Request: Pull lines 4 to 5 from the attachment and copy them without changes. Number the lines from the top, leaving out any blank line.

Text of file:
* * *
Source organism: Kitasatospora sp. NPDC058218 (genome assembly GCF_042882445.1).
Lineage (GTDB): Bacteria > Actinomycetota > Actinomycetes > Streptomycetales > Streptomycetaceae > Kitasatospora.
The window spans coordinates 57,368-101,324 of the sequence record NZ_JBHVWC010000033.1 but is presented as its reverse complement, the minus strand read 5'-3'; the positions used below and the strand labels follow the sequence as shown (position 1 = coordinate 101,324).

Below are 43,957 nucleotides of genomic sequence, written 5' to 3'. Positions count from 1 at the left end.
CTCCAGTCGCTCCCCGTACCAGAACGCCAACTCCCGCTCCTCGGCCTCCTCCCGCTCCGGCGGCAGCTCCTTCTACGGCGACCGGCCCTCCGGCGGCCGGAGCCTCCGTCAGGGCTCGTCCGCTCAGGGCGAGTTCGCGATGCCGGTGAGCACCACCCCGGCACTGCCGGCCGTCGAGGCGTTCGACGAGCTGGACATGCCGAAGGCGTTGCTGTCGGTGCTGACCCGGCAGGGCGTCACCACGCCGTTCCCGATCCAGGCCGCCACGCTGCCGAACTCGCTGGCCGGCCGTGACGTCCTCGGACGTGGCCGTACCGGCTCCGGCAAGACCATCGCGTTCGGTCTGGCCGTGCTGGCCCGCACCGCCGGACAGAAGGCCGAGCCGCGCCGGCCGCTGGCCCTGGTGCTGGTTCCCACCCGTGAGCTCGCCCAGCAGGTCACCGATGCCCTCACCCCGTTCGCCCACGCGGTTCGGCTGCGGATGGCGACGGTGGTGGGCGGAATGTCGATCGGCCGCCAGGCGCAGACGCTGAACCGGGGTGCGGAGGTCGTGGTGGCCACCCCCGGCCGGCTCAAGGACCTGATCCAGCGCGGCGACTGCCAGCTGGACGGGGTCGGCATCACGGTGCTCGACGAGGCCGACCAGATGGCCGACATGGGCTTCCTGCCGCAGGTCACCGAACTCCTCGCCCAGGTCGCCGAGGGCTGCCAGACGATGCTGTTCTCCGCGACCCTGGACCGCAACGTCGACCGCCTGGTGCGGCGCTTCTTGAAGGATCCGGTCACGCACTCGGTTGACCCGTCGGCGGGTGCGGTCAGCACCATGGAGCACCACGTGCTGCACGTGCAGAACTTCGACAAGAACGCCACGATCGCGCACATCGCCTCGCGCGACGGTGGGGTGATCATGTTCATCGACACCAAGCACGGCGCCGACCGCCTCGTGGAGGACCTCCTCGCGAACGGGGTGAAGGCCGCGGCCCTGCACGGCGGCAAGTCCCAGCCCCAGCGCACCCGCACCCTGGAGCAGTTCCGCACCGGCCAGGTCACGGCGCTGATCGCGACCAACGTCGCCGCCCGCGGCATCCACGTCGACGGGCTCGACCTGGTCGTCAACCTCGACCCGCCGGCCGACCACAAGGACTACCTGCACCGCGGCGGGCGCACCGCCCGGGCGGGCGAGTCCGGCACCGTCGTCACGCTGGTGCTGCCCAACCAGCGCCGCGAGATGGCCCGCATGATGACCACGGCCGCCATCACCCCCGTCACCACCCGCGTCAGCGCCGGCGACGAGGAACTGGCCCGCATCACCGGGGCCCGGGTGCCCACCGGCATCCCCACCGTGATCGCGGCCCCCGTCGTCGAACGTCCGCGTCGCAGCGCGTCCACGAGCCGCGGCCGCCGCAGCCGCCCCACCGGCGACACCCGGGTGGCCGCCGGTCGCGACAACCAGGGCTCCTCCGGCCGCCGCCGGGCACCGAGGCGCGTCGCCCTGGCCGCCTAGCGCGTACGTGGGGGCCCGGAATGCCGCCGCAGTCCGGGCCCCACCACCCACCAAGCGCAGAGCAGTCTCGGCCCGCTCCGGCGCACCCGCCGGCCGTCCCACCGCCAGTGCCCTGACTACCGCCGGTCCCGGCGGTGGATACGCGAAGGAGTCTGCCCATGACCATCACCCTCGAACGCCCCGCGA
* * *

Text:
Below are 43,957 nucleotides of genomic sequence, written 5' to 3'. Positions count from 1 at the left end.
CTCCAGTCGCTCCCCGTACCAGAACGCCAACTCCCGCTCCTCGGCCTCCTCCCGCTCCGGCGGCAGCTCCTTCTACGGCGACCGGCCCTCCGGCGGCCGGAGCCTCCGTCAGGGCTCGTCCGCTCAGGGCGAGTTCGCGATGCCGGTGAGCACCACCCCGGCACTGCCGGCCGTCGAGGCGTTCGACGAGCTGGACATGCCGAAGGCGTTGCTGTCGGTGCTGACCCGGCAGGGCGTCACCACGCCGTTCCCGATCCAGGCCGCCACGCTGCCGAACTCGCTGGCCGGCCGTGACGTCCTCGGACGTGGCCGTACCGGCTCCGGCAAGACCATCGCGTTCGGTCTGGCCGTGCTGGCCCGCACCGCCGGACAGAAGGCCGAGCCGCGCCGGCCGCTGGCCCTGGTGCTGGTTCCCACCCGTGAGCTCGCCCAGCAGGTCACCGATGCCCTCACCCCGTTCGCCCACGCGGTTCGGCTGCGGATGGCGACGGTGGTGGGCGGAATGTCGATCGGCCGCCAGGCGCAGACGCTGAACCGGGGTGCGGAGGTCGTGGTGGCCACCCCCGGCCGGCTCAAGGACCTGATCCAGCGCGGCGACTGCCAGCTGGACGGGGTCGGCATCACGGTGCTCGACGAGGCCGACCAGATGGCCGACATGGGCTTCCTGCCGCAGGTCACCGAACTCCTCGCCCAGGTCGCCGAGGGCTGCCAGACGATGCTGTTCTCCGCGACCCTGGACCGCAACGTCGACCGCCTGGTGCGGCGCTTCTTGAAGGATCCGGTCACGCACTCGGTTGACCCGTCGGCGGGTGCGGTCAGCACCATGGAGCACCACGTGCTGCACGTGCAGAACTTCGACAAGAACGCCACGATCGCGCACATCGCCTCGCGCGACGGTGGGGTGATCATGTTCATCGACACCAAGCACGGCGCCGACCGCCTCGTGGAGGACCTCCTCGCGAACGGGGTGAAGGCCGCGGCCCTGCACGGCGGCAAGTCCCAGCCCCAGCGCACCCGCACCCTGGAGCAGTTCCGCACCGGCCAGGTCACGGCGCTGATCGCGACCAACGTCGCCGCCCGCGGCATCCACGTCGACGGGCTCGACCTGGTCGTCAACCTCGACCCGCCGGCCGACCACAAGGACTACCTGCACCGCGGCGGGCGCACCGCCCGGGCGGGCGAGTCCGGCACCGTCGTCACGCTGGTGCTGCCCAACCAGCGCCGCGAGATGGCCCGCATGATGACCACGGCCGCCATCACCCCCGTCACCACCCGCGTCAGCGCCGGCGACGAGGAACTGGCCCGCATCACCGGGGCCCGGGTGCCCACCGGCATCCCCACCGTGATCGCGGCCCCCGTCGTCGAACGTCCGCGTCGCAGCGCGTCCACGAGCCGCGGCCGCCGCAGCCGCCCCACCGGCGACACCCGGGTGGCCGCCGGTCGCGACAACCAGGGCTCCTCCGGCCGCCGCCGGGCACCGAGGCGCGTCGCCCTGGCCGCCTAGCGCGTACGTGGGGGCCCGGAATGCCGCCGCAGTCCGGGCCCCACCACCCACCAAGCGCAGAGCAGTCTCGGCCCGCTCCGGCGCACCCGCCGGCCGTCCCACCGCCAGTGCCCTGACTACCGCCGGTCCCGGCGGTGGATACGCGAAGGAGTCTGCCCATGACCATCACCCTCGAACGCCCCGCGA